Could Mountsandel become a World Heritage Site?

Mountsandel Fort from the air.
Mountsandel Fort from the air.

Mountsandel could soon be mentioned in the same breath as the Taj Mahal, the Grand Canyon, the Vatican or even the Pyramids in Egypt.

All of those are listed as World Heritage Sites by UNESCO and it’s hoped that eventually the Coleraine site can be recognised for its unique importance in the understanding of Mesolithic life in Ireland almost 10,000 years ago.

Not only Emirtius Professor Peter Woodman - who led the now famous archaelogy dig at Mountsandel in the 1970s - but a range of world renowned academics are prepared to testify to the unique historical and cultural significance of the site.

Currently, Northern Ireland has just one World Heritage Site - the Giant’s Causeway - and it’s Coleraine Rotary Club’s hope that some of the 800,000 people who visit there each year would also want to see where Mesolithic man lived, hunted and ate at Mountsandel.

The prospect of two World Heritage Sites within 13 miles of one another would represent a huge tourist attraction for the north coast.

For Mountsandel to be recognised by UNESCO, the site’s ‘ethical and natural’ properties must be listed on a nomination list to be evaluated by the International Council on Monuments and Sites and the World Conservation Union.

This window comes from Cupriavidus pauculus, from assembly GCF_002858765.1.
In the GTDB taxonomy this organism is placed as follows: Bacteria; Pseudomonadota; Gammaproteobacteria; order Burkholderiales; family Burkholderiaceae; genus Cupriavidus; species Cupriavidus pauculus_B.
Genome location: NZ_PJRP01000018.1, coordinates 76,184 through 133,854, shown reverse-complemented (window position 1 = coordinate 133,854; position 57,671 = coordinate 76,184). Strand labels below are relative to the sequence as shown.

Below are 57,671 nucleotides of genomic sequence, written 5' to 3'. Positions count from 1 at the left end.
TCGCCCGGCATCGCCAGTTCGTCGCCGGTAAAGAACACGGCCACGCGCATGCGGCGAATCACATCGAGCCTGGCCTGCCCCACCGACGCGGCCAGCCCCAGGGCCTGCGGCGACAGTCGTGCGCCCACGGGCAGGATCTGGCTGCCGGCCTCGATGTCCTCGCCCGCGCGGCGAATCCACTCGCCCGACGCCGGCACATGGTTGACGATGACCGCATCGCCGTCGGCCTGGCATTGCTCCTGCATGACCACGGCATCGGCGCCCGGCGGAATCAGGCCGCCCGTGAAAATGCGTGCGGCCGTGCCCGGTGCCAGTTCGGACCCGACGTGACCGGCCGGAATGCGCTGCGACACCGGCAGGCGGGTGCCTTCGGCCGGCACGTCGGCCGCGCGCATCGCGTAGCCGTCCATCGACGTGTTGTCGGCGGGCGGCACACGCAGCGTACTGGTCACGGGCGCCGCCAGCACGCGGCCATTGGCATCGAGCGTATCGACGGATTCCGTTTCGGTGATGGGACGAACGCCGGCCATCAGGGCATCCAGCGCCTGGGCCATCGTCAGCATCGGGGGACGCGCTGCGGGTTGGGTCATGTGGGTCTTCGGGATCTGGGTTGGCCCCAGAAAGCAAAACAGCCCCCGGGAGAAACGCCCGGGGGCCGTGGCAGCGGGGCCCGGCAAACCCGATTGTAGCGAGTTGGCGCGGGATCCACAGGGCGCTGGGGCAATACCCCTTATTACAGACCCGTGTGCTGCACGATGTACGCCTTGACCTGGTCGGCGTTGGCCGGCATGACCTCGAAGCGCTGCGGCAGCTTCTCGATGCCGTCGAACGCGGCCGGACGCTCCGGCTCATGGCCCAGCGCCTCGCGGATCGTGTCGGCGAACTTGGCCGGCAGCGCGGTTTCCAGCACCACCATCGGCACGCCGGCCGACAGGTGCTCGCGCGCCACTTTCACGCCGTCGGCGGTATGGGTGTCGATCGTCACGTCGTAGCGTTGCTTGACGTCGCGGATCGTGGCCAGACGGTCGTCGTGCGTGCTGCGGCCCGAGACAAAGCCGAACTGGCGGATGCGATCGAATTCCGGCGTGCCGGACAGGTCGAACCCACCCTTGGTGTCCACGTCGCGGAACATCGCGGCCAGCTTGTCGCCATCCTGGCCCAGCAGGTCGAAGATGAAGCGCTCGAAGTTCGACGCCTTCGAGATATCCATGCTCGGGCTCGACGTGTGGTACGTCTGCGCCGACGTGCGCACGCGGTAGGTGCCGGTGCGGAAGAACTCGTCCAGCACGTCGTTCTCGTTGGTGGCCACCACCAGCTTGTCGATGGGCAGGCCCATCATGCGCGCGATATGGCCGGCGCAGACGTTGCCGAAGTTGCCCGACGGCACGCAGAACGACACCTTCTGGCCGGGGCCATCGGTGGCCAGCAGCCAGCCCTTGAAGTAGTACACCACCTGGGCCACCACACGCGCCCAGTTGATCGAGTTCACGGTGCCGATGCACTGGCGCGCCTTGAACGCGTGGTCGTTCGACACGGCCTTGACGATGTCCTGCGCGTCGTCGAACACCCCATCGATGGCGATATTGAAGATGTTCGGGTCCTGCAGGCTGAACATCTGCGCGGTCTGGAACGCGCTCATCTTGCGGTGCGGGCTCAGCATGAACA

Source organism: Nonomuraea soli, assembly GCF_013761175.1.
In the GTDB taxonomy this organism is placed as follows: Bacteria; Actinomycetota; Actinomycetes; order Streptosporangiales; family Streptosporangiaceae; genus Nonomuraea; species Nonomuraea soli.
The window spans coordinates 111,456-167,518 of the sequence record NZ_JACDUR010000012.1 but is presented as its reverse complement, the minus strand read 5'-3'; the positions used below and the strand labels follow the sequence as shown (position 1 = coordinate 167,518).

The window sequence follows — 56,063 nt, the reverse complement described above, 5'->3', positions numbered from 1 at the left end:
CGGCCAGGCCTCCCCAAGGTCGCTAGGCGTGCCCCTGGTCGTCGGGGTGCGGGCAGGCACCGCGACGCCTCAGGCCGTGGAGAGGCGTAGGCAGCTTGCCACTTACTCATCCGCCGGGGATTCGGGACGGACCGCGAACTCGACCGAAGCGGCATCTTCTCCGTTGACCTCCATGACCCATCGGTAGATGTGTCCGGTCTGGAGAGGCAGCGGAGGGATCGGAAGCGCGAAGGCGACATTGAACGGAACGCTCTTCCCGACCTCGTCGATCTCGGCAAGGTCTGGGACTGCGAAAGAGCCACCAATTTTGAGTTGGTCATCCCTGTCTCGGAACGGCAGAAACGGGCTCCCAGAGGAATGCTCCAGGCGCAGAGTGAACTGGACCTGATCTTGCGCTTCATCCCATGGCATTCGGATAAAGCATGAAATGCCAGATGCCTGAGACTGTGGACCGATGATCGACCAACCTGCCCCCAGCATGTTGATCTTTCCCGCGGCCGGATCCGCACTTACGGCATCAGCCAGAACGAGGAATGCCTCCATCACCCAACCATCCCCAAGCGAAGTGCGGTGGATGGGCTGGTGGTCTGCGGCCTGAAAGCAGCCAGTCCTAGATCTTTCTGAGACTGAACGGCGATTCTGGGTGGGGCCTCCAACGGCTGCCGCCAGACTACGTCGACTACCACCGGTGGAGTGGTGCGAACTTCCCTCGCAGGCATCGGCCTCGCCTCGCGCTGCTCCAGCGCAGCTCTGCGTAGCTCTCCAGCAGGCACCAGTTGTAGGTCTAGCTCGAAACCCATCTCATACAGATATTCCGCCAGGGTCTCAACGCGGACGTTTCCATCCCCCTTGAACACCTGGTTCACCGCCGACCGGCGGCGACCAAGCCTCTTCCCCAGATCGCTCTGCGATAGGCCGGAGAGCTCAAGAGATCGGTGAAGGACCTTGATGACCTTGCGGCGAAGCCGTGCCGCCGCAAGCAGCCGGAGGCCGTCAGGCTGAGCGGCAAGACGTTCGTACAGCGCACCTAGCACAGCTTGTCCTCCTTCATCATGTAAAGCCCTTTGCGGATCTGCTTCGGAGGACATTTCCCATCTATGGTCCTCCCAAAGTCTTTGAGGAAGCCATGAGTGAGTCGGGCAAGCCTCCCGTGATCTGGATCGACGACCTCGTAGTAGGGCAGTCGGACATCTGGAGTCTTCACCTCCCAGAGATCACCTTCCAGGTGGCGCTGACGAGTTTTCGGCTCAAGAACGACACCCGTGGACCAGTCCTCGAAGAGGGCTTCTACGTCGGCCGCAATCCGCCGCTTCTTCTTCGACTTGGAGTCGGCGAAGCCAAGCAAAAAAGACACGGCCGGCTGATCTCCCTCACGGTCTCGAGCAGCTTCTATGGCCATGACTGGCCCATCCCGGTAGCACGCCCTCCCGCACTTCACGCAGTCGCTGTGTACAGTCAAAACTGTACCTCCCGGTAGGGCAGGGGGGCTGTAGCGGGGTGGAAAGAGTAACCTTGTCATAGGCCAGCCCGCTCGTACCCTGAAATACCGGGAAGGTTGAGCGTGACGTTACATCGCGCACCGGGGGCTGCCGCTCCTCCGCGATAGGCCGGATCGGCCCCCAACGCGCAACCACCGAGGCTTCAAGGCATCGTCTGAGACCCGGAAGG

These bodies then make their recommendations to the World Heritage Committee. The Committee meets once a year to determine whether or not to inscribe each nominated property on the World Heritage List and sometimes defers the decision to request more information from the country which nominated the site

Nominated sites must be of “outstanding universal value” and meet at least one of the ten criteria.

For example the Taj Mahal in India represents “an outstanding example of a traditional human settlement, land-use, or sea-use which is representative of a culture, or human interaction with the environment especially when it has become vulnerable under the impact of irreversible change”

Italy is home to the greatest number of World Heritage Sites with 51, followed by China (48), Spain (44), France (41), Germany (40), Mexico (33), and India (32).

UNESCO considers it in the interest of the international community to preserve each site.